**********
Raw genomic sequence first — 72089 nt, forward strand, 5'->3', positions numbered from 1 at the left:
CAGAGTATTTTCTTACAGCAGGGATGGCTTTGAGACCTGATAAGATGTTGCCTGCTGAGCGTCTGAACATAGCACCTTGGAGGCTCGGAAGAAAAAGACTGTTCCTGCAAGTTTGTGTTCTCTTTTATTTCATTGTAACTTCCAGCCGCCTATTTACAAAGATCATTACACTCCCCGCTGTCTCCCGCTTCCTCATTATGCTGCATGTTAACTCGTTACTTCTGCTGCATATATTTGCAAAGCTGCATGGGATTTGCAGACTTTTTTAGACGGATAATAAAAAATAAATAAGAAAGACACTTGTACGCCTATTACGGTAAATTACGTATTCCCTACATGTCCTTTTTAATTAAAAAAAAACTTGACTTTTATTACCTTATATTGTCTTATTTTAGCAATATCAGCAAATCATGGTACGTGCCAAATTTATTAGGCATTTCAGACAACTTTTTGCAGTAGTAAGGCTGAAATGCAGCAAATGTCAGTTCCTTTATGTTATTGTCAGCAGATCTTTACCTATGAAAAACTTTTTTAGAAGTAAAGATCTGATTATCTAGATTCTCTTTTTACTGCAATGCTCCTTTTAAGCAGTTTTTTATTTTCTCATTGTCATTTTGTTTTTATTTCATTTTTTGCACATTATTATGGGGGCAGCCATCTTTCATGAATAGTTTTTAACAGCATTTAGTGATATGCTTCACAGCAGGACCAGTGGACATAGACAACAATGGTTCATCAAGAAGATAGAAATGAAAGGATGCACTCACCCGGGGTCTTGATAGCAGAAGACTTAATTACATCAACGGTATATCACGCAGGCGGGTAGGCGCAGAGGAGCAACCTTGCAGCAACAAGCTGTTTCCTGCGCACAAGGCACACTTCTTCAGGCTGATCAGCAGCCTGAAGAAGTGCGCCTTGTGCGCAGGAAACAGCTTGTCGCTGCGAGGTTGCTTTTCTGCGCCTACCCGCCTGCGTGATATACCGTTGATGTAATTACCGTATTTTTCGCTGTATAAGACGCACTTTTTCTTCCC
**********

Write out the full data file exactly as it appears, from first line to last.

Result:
Raw genomic sequence first — 72089 nt, forward strand, 5'->3', positions numbered from 1 at the left:
CAGAGTATTTTCTTACAGCAGGGATGGCTTTGAGACCTGATAAGATGTTGCCTGCTGAGCGTCTGAACATAGCACCTTGGAGGCTCGGAAGAAAAAGACTGTTCCTGCAAGTTTGTGTTCTCTTTTATTTCATTGTAACTTCCAGCCGCCTATTTACAAAGATCATTACACTCCCCGCTGTCTCCCGCTTCCTCATTATGCTGCATGTTAACTCGTTACTTCTGCTGCATATATTTGCAAAGCTGCATGGGATTTGCAGACTTTTTTAGACGGATAATAAAAAATAAATAAGAAAGACACTTGTACGCCTATTACGGTAAATTACGTATTCCCTACATGTCCTTTTTAATTAAAAAAAAACTTGACTTTTATTACCTTATATTGTCTTATTTTAGCAATATCAGCAAATCATGGTACGTGCCAAATTTATTAGGCATTTCAGACAACTTTTTGCAGTAGTAAGGCTGAAATGCAGCAAATGTCAGTTCCTTTATGTTATTGTCAGCAGATCTTTACCTATGAAAAACTTTTTTAGAAGTAAAGATCTGATTATCTAGATTCTCTTTTTACTGCAATGCTCCTTTTAAGCAGTTTTTTATTTTCTCATTGTCATTTTGTTTTTATTTCATTTTTTGCACATTATTATGGGGGCAGCCATCTTTCATGAATAGTTTTTAACAGCATTTAGTGATATGCTTCACAGCAGGACCAGTGGACATAGACAACAATGGTTCATCAAGAAGATAGAAATGAAAGGATGCACTCACCCGGGGTCTTGATAGCAGAAGACTTAATTACATCAACGGTATATCACGCAGGCGGGTAGGCGCAGAGGAGCAACCTTGCAGCAACAAGCTGTTTCCTGCGCACAAGGCACACTTCTTCAGGCTGATCAGCAGCCTGAAGAAGTGCGCCTTGTGCGCAGGAAACAGCTTGTCGCTGCGAGGTTGCTTTTCTGCGCCTACCCGCCTGCGTGATATACCGTTGATGTAATTACCGTATTTTTCGCTGTATAAGACGCACTTTTTCTTCCC